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The Future of Banking - Part 2

Ross Wolfe on Nov 30, 2012

Last week we gave you a peek at the upside of mobile banking moving forward.  This week, by contrast, we’ll show you the downside.

It’s important to bear in mind, however.  The downside of mobile banking isn’t anything intentional on the part of the software programmers and designers.  Nor is it the fault of the companies that distribute the finished product.  If it were, we wouldn’t be doing what we do! So don’t get us wrong: mobile banking is — or at least should be — GREAT.  Mobile banking makes paying easier, more convenient, and can offer all sorts of cool features to boot.  Junk fees can be a headache, of course, but you don’t have to worry about that if you’ve got Refundo.  All in all, mobile banking is pretty awesome.

Rather, the negative effects of mobile banking result from the unintended consequences that come with any new invention.  Let us explain.  As soon as something new comes on the scene and becomes widely available, it renders old technologies obsolete.  That is, if it serves some kind of function better than the products that came before it.  This is what was illustrated last week with the example of the telegram and the telephone, but it holds just as well in the case of automobiles replacing the horse-and-buggy.

Obsolescence can mean hard times for those companies that haven’t managed to keep up with the times.  Hence Schumpeter’s old law of “creative destruction.”  New possibilities are opened, but the future for some of the old realities is closed.  Just as the old saying goes, this is “the price we sometimes have to pay for progress.”

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The Underserved — the Unbanked and Underbanked

Ross Wolfe on Sep 29, 2012

What does it mean to be “underserved” when it comes to banking? Let’s break it down.

Surfing the Internet on the topic of banking, you’ll come across the terms “underbanked” and “unbanked.”  For those of you who aren’t versed in the latest industry lingo, this may all seem a bit confusing.  What do these terms mean? And how do they relate to broader, catchall terms like the “underserved”?

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Financing in the Cloud: A "Revolution" in Tax Preparation?

Ross Wolfe on Aug 31, 2012


Cloud-computing in finance and accounting: Though previous innovations may have made your office run more efficiently, the Cloud positively revolutionizes the way you do business, leaving everything that came before it in the dust.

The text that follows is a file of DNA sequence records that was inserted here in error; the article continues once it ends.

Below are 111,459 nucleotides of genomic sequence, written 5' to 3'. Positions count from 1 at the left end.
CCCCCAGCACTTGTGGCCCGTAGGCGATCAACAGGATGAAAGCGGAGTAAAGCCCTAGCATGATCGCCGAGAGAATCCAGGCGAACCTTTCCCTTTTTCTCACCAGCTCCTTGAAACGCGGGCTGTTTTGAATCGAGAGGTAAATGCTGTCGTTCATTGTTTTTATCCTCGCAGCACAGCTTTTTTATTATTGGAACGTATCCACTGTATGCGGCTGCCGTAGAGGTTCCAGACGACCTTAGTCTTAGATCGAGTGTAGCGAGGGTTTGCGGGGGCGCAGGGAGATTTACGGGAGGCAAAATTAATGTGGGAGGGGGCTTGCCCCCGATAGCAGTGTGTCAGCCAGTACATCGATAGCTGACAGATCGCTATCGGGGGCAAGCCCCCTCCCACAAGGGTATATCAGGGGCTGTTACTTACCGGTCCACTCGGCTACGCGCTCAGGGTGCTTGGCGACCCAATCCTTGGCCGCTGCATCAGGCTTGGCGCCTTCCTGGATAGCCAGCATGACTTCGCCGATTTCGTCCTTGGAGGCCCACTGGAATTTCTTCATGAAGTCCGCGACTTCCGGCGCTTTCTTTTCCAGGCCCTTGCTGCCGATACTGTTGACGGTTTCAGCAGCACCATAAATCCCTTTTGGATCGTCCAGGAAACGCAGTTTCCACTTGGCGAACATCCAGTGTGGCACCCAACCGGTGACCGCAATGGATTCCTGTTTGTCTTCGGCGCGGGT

The word “revolution” gets thrown around a lot these days.

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Report From the IRS Tax Forums: An Update

Ross Wolfe on Jul 20, 2012


Just a friendly update from the folks at Refundo on the IRS Tax Forums, conveyed via carrier pigeon (still the safest and most reliable mode of communication)


Refundo visits trade show conventions in Orlando, Atlanta, and San Diego

Three down, three to go.

The IRS Nationwide Tax Forums in Orlando, San Diego, and Atlanta have come and gone.  You may remember the preview of the conferences we provided a few weeks ago, which went over the different venues that were planning to host them and the various programs they would feature for tax specialists.  Now that a few of them have actually taken place, though, we thought it might be time for an update on how they went and what the Refundo team was up to while we were out there.

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Recent Changes to the ITIN Application Process

Ross Wolfe on Jun 29, 2012

You had your day in the sun, notaries, but you’re a thing of the past. Today’s ITINs require official certification — notarization alone won’t cut it. (“Portrait of F. De Pisia, a Papal Notary”)


Depending on where you’re located — in an urban center or anywhere there’s a military base or large immigrant community — if you’re a tax preparer or Electronic Return Originator (ERO), it’s more than likely that you’ve helped a client apply for an Individual Taxpayer Identification Number (ITIN).  In lieu of having a Social Security Number (SSN) with which to identify oneself, anyone who’s required to pay taxes to the U.S. government needs to obtain an ITIN in order to fill in the necessary paperwork.  Seeing as you’re probably quite familiar with all that’s involved in this process already, however, it’s safe to say that we can skip the basics.

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Allow Us to Introduce Ourselves - Refundo

Ross Wolfe on Jun 22, 2012


The dark ages of tax preparation: The tax refund process before Refundo.

The income tax industry often gets a bad rap, especially when it comes to the refunding process.  To ordinary taxpayers — especially those hailing from grossly unbanked and underbanked communities — the prices they get charged seem completely arbitrary.  Most have no idea where their money goes.  Junk fees and exorbitant rates for routine tax preparations tend to needlessly penalize those who are just trying to make ends meet.  To make matters worse, the ones hardest hit by these unnecessary charges are often those who can least afford it.

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